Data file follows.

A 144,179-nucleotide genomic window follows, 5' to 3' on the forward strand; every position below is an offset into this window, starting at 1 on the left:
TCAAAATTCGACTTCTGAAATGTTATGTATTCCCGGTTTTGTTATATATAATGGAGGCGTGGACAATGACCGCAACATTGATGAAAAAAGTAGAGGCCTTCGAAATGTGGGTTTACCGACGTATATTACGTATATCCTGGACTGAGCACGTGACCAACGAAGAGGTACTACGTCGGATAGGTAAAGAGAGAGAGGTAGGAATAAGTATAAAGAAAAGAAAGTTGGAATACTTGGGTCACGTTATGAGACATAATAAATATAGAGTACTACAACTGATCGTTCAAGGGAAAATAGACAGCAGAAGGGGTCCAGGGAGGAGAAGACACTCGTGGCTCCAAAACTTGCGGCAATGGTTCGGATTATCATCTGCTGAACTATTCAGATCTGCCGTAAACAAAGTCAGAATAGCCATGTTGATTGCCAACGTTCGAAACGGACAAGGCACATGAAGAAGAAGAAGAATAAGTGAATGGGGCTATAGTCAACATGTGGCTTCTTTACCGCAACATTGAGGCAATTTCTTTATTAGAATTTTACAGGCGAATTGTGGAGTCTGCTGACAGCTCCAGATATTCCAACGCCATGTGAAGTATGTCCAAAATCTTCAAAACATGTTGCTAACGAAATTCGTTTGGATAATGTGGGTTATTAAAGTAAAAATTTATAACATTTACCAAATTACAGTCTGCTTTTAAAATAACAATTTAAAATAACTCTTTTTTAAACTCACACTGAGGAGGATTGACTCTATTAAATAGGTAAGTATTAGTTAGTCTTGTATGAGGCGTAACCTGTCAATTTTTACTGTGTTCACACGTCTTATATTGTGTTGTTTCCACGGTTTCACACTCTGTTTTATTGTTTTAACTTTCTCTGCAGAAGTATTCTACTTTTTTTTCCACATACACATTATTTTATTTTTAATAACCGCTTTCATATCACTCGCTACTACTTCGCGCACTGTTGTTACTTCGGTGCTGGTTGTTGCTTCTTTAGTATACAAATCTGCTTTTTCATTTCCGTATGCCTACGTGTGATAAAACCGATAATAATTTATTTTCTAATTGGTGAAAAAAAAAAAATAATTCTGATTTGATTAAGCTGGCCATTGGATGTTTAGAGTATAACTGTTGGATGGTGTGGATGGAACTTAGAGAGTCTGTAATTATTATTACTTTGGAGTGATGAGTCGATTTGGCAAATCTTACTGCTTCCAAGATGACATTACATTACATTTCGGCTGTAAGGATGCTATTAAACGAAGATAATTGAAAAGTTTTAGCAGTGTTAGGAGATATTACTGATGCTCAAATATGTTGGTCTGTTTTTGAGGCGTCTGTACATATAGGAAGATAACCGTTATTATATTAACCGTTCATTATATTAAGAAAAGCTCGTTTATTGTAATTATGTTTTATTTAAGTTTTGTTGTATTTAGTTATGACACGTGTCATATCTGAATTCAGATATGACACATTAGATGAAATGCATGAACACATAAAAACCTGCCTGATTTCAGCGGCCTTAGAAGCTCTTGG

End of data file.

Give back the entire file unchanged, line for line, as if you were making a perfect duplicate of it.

A 144,179-nucleotide genomic window follows, 5' to 3' on the forward strand; every position below is an offset into this window, starting at 1 on the left:
TCAAAATTCGACTTCTGAAATGTTATGTATTCCCGGTTTTGTTATATATAATGGAGGCGTGGACAATGACCGCAACATTGATGAAAAAAGTAGAGGCCTTCGAAATGTGGGTTTACCGACGTATATTACGTATATCCTGGACTGAGCACGTGACCAACGAAGAGGTACTACGTCGGATAGGTAAAGAGAGAGAGGTAGGAATAAGTATAAAGAAAAGAAAGTTGGAATACTTGGGTCACGTTATGAGACATAATAAATATAGAGTACTACAACTGATCGTTCAAGGGAAAATAGACAGCAGAAGGGGTCCAGGGAGGAGAAGACACTCGTGGCTCCAAAACTTGCGGCAATGGTTCGGATTATCATCTGCTGAACTATTCAGATCTGCCGTAAACAAAGTCAGAATAGCCATGTTGATTGCCAACGTTCGAAACGGACAAGGCACATGAAGAAGAAGAAGAATAAGTGAATGGGGCTATAGTCAACATGTGGCTTCTTTACCGCAACATTGAGGCAATTTCTTTATTAGAATTTTACAGGCGAATTGTGGAGTCTGCTGACAGCTCCAGATATTCCAACGCCATGTGAAGTATGTCCAAAATCTTCAAAACATGTTGCTAACGAAATTCGTTTGGATAATGTGGGTTATTAAAGTAAAAATTTATAACATTTACCAAATTACAGTCTGCTTTTAAAATAACAATTTAAAATAACTCTTTTTTAAACTCACACTGAGGAGGATTGACTCTATTAAATAGGTAAGTATTAGTTAGTCTTGTATGAGGCGTAACCTGTCAATTTTTACTGTGTTCACACGTCTTATATTGTGTTGTTTCCACGGTTTCACACTCTGTTTTATTGTTTTAACTTTCTCTGCAGAAGTATTCTACTTTTTTTTCCACATACACATTATTTTATTTTTAATAACCGCTTTCATATCACTCGCTACTACTTCGCGCACTGTTGTTACTTCGGTGCTGGTTGTTGCTTCTTTAGTATACAAATCTGCTTTTTCATTTCCGTATGCCTACGTGTGATAAAACCGATAATAATTTATTTTCTAATTGGTGAAAAAAAAAAAATAATTCTGATTTGATTAAGCTGGCCATTGGATGTTTAGAGTATAACTGTTGGATGGTGTGGATGGAACTTAGAGAGTCTGTAATTATTATTACTTTGGAGTGATGAGTCGATTTGGCAAATCTTACTGCTTCCAAGATGACATTACATTACATTTCGGCTGTAAGGATGCTATTAAACGAAGATAATTGAAAAGTTTTAGCAGTGTTAGGAGATATTACTGATGCTCAAATATGTTGGTCTGTTTTTGAGGCGTCTGTACATATAGGAAGATAACCGTTATTATATTAACCGTTCATTATATTAAGAAAAGCTCGTTTATTGTAATTATGTTTTATTTAAGTTTTGTTGTATTTAGTTATGACACGTGTCATATCTGAATTCAGATATGACACATTAGATGAAATGCATGAACACATAAAAACCTGCCTGATTTCAGCGGCCTTAGAAGCTCTTGG